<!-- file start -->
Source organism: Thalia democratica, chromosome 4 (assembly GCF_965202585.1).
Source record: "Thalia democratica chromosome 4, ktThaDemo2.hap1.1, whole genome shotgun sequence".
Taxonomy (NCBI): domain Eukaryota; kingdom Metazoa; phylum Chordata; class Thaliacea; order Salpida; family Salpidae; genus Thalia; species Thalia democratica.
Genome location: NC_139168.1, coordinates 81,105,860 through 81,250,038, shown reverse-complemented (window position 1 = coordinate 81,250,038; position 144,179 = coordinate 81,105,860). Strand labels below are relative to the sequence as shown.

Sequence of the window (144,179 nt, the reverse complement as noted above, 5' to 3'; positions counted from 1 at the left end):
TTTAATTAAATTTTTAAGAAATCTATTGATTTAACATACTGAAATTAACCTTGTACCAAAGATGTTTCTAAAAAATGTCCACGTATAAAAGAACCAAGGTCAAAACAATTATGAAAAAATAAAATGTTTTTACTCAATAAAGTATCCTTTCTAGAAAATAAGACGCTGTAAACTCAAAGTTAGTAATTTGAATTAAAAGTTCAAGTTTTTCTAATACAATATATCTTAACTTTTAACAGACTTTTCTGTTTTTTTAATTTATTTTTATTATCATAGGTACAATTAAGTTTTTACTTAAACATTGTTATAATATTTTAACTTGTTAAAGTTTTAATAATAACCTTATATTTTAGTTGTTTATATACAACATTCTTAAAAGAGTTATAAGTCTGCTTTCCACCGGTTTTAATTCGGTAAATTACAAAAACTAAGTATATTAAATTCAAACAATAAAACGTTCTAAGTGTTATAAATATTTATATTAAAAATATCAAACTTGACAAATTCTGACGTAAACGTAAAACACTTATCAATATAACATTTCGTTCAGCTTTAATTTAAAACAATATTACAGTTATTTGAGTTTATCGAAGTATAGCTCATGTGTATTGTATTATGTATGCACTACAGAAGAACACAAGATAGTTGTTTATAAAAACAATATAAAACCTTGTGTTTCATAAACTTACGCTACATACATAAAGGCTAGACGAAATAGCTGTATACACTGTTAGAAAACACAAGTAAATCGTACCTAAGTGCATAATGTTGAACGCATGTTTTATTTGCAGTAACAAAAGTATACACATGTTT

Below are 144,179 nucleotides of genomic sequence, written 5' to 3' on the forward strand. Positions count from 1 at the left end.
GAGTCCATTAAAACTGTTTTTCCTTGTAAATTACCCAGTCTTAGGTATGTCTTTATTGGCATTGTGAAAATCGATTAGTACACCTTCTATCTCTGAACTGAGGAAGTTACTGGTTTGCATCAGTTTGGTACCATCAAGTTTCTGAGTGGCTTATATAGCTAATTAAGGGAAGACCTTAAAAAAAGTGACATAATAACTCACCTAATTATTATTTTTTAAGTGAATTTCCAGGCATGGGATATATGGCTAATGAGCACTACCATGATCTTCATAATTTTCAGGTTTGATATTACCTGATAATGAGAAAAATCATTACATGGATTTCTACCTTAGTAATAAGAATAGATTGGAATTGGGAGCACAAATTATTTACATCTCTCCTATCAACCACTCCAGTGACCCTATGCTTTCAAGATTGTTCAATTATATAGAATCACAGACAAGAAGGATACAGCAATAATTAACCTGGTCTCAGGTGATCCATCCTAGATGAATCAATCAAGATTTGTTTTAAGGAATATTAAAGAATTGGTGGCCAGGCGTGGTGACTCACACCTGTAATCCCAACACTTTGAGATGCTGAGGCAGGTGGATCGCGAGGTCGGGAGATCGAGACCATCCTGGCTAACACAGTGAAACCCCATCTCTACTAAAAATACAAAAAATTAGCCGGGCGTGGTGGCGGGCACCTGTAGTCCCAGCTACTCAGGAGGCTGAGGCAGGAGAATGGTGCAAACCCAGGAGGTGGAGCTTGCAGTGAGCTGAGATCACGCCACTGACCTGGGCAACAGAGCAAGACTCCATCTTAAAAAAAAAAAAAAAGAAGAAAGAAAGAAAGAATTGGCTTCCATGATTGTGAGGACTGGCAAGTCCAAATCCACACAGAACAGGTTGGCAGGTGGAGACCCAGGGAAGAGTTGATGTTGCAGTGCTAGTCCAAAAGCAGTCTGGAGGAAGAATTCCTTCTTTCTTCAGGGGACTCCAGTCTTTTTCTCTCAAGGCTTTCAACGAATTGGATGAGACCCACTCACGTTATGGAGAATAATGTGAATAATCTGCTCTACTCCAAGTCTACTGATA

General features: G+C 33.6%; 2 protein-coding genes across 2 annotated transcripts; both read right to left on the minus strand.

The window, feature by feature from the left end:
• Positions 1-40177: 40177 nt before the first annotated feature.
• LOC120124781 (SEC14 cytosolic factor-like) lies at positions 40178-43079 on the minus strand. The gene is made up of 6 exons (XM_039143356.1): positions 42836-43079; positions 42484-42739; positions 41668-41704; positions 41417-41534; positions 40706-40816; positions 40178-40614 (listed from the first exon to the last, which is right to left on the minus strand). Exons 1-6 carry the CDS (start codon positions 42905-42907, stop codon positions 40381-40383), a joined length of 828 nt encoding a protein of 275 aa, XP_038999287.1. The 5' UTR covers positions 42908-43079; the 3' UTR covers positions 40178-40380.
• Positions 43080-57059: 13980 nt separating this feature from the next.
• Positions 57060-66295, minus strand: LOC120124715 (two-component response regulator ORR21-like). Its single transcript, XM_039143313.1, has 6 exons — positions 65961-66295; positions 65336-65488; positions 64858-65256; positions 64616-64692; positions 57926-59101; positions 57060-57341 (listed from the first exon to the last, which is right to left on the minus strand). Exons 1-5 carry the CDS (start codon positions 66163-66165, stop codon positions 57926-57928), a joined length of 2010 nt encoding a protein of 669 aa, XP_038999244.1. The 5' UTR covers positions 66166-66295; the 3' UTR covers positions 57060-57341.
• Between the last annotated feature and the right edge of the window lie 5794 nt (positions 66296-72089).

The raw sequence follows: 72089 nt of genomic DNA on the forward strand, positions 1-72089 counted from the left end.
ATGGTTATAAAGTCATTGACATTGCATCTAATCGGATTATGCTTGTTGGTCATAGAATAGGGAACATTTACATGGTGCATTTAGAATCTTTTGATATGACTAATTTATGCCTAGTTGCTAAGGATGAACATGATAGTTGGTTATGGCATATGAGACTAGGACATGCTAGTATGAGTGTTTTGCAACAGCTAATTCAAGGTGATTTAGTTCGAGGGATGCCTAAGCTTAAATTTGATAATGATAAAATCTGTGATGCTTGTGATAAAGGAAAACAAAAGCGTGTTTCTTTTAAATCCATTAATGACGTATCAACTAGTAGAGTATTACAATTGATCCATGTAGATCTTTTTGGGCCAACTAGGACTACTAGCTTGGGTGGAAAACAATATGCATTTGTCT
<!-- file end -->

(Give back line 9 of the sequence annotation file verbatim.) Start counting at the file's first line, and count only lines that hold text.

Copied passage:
General features: G+C 33.6%; 2 protein-coding genes across 2 annotated transcripts; both read right to left on the minus strand.